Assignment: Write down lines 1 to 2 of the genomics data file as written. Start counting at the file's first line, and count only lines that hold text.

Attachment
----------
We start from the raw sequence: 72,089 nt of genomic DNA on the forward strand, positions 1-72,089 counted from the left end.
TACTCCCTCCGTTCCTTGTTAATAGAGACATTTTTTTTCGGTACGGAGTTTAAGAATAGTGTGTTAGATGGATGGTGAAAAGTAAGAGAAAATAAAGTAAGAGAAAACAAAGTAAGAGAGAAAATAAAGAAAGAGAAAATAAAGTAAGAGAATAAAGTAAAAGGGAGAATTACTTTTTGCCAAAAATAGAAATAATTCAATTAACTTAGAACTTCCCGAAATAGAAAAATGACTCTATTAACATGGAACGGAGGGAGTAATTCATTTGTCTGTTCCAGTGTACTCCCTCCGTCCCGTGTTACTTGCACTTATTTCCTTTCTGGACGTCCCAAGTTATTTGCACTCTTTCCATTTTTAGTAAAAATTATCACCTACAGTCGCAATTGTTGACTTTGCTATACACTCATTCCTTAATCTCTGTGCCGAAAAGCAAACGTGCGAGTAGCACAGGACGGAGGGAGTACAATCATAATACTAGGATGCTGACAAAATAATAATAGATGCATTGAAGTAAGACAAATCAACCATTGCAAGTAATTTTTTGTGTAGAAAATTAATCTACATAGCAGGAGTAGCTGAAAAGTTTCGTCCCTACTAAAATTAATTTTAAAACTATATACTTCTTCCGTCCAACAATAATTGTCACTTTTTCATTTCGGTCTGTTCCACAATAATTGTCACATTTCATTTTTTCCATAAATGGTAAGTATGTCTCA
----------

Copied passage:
We start from the raw sequence: 72,089 nt of genomic DNA on the forward strand, positions 1-72,089 counted from the left end.
TACTCCCTCCGTTCCTTGTTAATAGAGACATTTTTTTTCGGTACGGAGTTTAAGAATAGTGTGTTAGATGGATGGTGAAAAGTAAGAGAAAATAAAGTAAGAGAAAACAAAGTAAGAGAGAAAATAAAGAAAGAGAAAATAAAGTAAGAGAATAAAGTAAAAGGGAGAATTACTTTTTGCCAAAAATAGAAATAATTCAATTAACTTAGAACTTCCCGAAATAGAAAAATGACTCTATTAACATGGAACGGAGGGAGTAATTCATTTGTCTGTTCCAGTGTACTCCCTCCGTCCCGTGTTACTTGCACTTATTTCCTTTCTGGACGTCCCAAGTTATTTGCACTCTTTCCATTTTTAGTAAAAATTATCACCTACAGTCGCAATTGTTGACTTTGCTATACACTCATTCCTTAATCTCTGTGCCGAAAAGCAAACGTGCGAGTAGCACAGGACGGAGGGAGTACAATCATAATACTAGGATGCTGACAAAATAATAATAGATGCATTGAAGTAAGACAAATCAACCATTGCAAGTAATTTTTTGTGTAGAAAATTAATCTACATAGCAGGAGTAGCTGAAAAGTTTCGTCCCTACTAAAATTAATTTTAAAACTATATACTTCTTCCGTCCAACAATAATTGTCACTTTTTCATTTCGGTCTGTTCCACAATAATTGTCACATTTCATTTTTTCCATAAATGGTAAGTATGTCTCA